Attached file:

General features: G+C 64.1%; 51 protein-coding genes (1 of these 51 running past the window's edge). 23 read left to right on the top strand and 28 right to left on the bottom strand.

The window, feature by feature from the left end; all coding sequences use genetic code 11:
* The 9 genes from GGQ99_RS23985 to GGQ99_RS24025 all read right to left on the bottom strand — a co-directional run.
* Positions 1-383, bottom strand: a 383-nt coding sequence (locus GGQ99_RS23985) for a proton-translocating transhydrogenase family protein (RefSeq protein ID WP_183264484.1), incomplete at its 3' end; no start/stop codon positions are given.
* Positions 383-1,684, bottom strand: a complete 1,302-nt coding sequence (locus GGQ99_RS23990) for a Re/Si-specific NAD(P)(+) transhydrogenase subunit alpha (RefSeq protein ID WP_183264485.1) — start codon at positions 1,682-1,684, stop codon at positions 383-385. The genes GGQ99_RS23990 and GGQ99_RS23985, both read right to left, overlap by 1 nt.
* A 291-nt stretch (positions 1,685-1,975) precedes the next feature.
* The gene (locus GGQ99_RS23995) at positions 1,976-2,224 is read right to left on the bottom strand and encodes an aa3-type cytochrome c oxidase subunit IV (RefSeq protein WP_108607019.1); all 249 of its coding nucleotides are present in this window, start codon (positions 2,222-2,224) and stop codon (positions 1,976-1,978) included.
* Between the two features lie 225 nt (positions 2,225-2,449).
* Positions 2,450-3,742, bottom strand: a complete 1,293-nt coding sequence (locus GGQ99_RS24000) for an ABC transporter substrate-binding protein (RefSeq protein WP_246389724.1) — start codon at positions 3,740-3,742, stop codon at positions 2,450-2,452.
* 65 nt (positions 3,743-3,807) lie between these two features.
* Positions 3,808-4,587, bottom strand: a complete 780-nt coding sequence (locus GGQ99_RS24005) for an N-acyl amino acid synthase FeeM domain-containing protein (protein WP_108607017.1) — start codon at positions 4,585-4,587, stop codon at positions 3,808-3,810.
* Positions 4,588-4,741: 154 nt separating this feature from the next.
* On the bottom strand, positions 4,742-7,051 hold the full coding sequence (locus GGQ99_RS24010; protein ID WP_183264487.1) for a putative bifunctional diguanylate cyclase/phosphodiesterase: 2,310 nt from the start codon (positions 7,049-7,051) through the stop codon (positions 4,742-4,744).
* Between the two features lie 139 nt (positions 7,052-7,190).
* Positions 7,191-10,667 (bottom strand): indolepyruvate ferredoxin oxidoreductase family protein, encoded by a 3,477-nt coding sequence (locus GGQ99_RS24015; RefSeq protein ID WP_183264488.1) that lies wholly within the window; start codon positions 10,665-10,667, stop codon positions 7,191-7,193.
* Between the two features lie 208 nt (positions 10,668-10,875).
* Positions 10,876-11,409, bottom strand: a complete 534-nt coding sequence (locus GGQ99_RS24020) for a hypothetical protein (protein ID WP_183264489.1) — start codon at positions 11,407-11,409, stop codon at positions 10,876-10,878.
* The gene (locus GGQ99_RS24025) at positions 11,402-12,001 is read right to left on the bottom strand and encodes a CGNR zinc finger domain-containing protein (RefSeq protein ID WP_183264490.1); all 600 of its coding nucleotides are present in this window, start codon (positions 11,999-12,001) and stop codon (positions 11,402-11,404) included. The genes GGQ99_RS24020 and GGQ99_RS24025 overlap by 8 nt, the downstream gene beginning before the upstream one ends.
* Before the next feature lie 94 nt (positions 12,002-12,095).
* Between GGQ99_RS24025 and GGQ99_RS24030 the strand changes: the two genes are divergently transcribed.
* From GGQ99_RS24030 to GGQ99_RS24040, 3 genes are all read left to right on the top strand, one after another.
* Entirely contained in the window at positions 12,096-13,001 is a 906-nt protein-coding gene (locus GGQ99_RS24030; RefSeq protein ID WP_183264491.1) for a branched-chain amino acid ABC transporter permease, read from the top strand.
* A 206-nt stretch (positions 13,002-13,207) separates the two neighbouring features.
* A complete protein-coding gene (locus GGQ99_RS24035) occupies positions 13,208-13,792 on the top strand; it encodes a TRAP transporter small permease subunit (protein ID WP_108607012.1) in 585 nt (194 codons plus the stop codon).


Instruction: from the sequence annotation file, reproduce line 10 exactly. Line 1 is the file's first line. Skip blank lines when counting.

* 65 nt (positions 3,743-3,807) lie between these two features.